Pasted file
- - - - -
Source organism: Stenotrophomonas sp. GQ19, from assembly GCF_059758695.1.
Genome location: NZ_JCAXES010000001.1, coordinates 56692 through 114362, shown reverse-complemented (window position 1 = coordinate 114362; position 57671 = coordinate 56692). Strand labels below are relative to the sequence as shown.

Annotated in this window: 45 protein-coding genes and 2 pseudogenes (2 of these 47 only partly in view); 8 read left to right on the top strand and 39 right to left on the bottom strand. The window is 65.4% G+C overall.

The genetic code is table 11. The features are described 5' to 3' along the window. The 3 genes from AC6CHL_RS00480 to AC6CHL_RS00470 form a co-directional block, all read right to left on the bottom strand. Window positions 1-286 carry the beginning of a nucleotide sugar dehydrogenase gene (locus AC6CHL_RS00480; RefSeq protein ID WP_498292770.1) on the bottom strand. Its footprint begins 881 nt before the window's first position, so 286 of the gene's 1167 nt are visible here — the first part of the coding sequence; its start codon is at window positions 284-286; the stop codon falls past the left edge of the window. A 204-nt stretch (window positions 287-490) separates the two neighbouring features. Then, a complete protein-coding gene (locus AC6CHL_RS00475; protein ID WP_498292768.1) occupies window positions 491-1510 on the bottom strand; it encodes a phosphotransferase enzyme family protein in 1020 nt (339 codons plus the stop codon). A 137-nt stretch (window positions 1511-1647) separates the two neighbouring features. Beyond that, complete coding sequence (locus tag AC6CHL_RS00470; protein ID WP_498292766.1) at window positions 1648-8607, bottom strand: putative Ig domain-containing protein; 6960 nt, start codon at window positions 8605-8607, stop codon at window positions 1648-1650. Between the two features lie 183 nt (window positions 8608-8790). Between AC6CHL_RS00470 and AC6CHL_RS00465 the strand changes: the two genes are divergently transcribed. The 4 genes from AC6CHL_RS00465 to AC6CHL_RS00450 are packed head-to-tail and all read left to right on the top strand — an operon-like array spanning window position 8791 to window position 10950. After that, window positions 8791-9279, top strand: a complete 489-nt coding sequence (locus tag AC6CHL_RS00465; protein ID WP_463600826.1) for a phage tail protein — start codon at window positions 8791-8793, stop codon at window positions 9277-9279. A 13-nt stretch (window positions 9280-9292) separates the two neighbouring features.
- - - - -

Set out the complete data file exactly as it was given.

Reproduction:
Source organism: Stenotrophomonas sp. GQ19, from assembly GCF_059758695.1.
Genome location: NZ_JCAXES010000001.1, coordinates 56692 through 114362, shown reverse-complemented (window position 1 = coordinate 114362; position 57671 = coordinate 56692). Strand labels below are relative to the sequence as shown.

Annotated in this window: 45 protein-coding genes and 2 pseudogenes (2 of these 47 only partly in view); 8 read left to right on the top strand and 39 right to left on the bottom strand. The window is 65.4% G+C overall.

The genetic code is table 11. The features are described 5' to 3' along the window. The 3 genes from AC6CHL_RS00480 to AC6CHL_RS00470 form a co-directional block, all read right to left on the bottom strand. Window positions 1-286 carry the beginning of a nucleotide sugar dehydrogenase gene (locus AC6CHL_RS00480; RefSeq protein ID WP_498292770.1) on the bottom strand. Its footprint begins 881 nt before the window's first position, so 286 of the gene's 1167 nt are visible here — the first part of the coding sequence; its start codon is at window positions 284-286; the stop codon falls past the left edge of the window. A 204-nt stretch (window positions 287-490) separates the two neighbouring features. Then, a complete protein-coding gene (locus AC6CHL_RS00475; protein ID WP_498292768.1) occupies window positions 491-1510 on the bottom strand; it encodes a phosphotransferase enzyme family protein in 1020 nt (339 codons plus the stop codon). A 137-nt stretch (window positions 1511-1647) separates the two neighbouring features. Beyond that, complete coding sequence (locus tag AC6CHL_RS00470; protein ID WP_498292766.1) at window positions 1648-8607, bottom strand: putative Ig domain-containing protein; 6960 nt, start codon at window positions 8605-8607, stop codon at window positions 1648-1650. Between the two features lie 183 nt (window positions 8608-8790). Between AC6CHL_RS00470 and AC6CHL_RS00465 the strand changes: the two genes are divergently transcribed. The 4 genes from AC6CHL_RS00465 to AC6CHL_RS00450 are packed head-to-tail and all read left to right on the top strand — an operon-like array spanning window position 8791 to window position 10950. After that, window positions 8791-9279, top strand: a complete 489-nt coding sequence (locus tag AC6CHL_RS00465; protein ID WP_463600826.1) for a phage tail protein — start codon at window positions 8791-8793, stop codon at window positions 9277-9279. A 13-nt stretch (window positions 9280-9292) separates the two neighbouring features.